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The Happy Show

30 Apr

At Least There Was a Meal or I Got To Be a Train!

Live Action Set's Noah Bremer. Photo by Eric Melzer.

Here is the requisite truth-in-reporting caveat- I was having a trying day on Thursday before I headed over to Bedlam Theatre to catch the opening of Live Action Set’s The Happy Show. I was not a happy camper. I was in need of a good shot of happiness and after being made supremely happy by their trateaux-style Lord-of-the-Rings-in-8-minutes at 1419 late last week, I was looking forward to the show. After all, under the direction of Ryan Underbakke, the cast is large and full of talented people, gifted physical and comedic actors, but by the end of the night, I felt let down that the only time I was able to see all of them together was an opening song-and-dance number. The Happy Show is not so much a show, as a choose-your-own-adventure series of little skits where the audience wanders from vignette to vignette accompanied by forcible encouragements to enjoy oneself. There is lots of clowning involved and silly stories and DIY cute is the overall aesthetic, so maybe The Cutesy Meander would have been more apropos as a title.

Live Action Set Artistic Director Noah Bremer kicked off the show sitting in the mostly bare space of the Bedlam mainstage in comically ill-fitting suit petting a large cottonball sheep, nervously talking about waiting for a sign. He has been chosen “by the gods” to wait for a sign before the beginning of the “ritual” of the Happy Show. This talk is essentially a red herring to get to a full cast introduction and song-and-dance opening and send people out to the various locations of the sketches. In the intro, Bremer had quipped that they “had done the math” and that it was impossible to see every option that the show had to offer so that there is no way I can report on the full show. Since I had chosen a red juice token when purchasing my ticket, I got to go off to a room where Bremer and Noah Coon, a gregarious blond boy of about 10 or so told us an excitable story of being treasure hunters searching for the Key to Happiness at the behest of the City of Minneapolis, which was pretty much like asking a hyper child to recount the plots of the Indiana Jones and Tomb Raider movies with some Tom Swift thrown in for good measure. In another part of the theatre, there were cheers from the beer or wine token crowd and after the story, I played a game pretending to be a train. Did I mention that we were all wearing animal headdresses by this point? We were.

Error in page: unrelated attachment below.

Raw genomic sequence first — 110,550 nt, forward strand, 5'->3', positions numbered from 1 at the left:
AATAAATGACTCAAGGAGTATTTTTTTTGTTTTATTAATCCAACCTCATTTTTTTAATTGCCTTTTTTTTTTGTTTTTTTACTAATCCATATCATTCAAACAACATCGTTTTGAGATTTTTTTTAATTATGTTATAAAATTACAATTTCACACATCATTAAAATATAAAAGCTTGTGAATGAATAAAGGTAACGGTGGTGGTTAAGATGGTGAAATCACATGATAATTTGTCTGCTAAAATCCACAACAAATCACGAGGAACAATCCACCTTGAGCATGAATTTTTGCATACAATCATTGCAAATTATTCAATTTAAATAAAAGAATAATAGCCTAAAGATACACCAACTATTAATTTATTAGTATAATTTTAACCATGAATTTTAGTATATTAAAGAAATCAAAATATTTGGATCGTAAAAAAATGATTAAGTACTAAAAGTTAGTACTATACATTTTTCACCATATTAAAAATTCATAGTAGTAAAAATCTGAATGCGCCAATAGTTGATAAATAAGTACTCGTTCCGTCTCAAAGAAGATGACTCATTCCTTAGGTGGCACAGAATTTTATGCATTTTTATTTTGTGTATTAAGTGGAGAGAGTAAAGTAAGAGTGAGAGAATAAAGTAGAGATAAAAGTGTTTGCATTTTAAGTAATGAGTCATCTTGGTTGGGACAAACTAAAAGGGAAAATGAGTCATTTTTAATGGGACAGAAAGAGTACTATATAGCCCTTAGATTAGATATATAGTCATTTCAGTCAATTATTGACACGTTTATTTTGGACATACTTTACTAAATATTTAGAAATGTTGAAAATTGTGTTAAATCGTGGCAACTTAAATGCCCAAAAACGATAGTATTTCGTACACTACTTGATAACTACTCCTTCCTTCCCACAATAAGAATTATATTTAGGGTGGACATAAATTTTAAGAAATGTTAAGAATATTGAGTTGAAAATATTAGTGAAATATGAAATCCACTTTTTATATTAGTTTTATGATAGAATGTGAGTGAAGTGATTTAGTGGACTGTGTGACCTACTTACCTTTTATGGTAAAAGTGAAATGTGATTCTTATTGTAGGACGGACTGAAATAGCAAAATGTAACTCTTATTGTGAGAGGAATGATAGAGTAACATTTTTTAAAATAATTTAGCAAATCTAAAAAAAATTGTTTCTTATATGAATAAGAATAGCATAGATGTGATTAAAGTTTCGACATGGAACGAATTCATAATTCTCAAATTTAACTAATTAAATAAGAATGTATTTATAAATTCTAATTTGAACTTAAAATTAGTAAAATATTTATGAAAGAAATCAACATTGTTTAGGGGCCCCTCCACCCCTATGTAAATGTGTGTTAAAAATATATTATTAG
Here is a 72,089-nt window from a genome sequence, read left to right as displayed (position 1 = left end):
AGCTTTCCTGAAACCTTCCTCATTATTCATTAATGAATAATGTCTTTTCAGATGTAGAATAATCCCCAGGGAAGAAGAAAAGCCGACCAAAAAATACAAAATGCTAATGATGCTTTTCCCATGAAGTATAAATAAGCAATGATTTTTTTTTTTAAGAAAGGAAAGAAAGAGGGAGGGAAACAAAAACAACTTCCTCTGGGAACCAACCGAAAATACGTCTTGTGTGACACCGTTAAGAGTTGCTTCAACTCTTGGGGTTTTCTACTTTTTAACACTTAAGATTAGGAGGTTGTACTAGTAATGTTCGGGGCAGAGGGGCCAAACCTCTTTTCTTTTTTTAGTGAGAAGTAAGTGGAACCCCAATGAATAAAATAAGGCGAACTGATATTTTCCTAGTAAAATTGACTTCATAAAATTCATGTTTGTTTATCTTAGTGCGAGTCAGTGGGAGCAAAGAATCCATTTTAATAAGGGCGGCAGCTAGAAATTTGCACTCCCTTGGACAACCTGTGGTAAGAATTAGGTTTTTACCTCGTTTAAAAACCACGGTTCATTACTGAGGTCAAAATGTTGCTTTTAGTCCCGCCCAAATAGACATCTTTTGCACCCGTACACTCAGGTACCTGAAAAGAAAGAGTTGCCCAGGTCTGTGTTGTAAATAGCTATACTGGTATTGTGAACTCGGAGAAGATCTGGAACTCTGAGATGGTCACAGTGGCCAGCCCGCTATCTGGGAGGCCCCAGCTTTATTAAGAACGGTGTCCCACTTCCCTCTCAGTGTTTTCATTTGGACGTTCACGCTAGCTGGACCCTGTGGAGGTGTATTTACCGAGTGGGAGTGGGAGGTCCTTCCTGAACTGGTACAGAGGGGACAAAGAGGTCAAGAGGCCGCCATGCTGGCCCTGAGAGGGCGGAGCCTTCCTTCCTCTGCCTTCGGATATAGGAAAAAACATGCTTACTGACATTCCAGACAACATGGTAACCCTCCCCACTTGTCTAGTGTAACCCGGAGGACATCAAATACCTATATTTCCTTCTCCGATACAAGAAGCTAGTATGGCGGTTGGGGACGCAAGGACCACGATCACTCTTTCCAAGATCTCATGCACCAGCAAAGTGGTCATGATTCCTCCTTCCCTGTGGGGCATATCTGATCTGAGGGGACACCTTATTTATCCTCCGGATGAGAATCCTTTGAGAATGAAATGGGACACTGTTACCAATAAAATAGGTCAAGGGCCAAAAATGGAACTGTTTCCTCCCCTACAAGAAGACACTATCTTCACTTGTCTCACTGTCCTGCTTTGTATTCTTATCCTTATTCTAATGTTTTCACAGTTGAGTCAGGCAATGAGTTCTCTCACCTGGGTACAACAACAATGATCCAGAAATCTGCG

After the first round of sketches, we were brought back in to the mainstage for a meal from the excellent Bedlam kitchen, pulled pork or tempeh sandwiches, chips and pickles with a free drink from the bar with your token, which just about makes up the cost of the $15 ticket. At this point, I am glad I hooked back up with a friend who had received instructions as to what to do next, as I was feeling a little lost in the shuffle as the atmosphere was more of disorganized improvisation than chaotic revelry. The masks were late in being handed out, tech elements didn’t work as planned, there was stalling and some foot-shuffling and waiting, hopefully all of which are first show difficulties that can be fixed, but it all undercut the easy flow that is necessary for a show based around a promenade to work. Trying to get from set piece to set piece, all calculated to extract carefree happiness began to feel more like a task than a joy.

For me and my companions, a James Bond parody piece of playacting ensued, including little paper cutouts and sock puppets, and then I caught a red nose clown bit from Happy Show principal Diogo Lopes, amusing mostly because of the steady stream of Portuguese that heightened the absurdity. The ending with Bremer being judged by “the gods” is again, cute, and well choreographed and I won’t tell you what it is, but it is also set, for the most part, behind a large black screen hiding the actors for the most part. Stepping out into the lobby after the curtain call, reactions ranged from “I feel like all the unhappiness has been squeezed out of me,” to “Did it make you happy? Passably.” I left disappointed, not so happy, feeling like I had seen some gifted people spread out over an extended talent show or Punch-and-Judy pantomime. Should you go? Sure. It will make the actors happy.

End note: Bremer, Underbakke and Happy Show principal Brant Miller are leading a workshop on trateaux performance May 10 from 5-9pm. The cost is $25 before May 7, $30 after. These are some talented folks, so get something good out of it.

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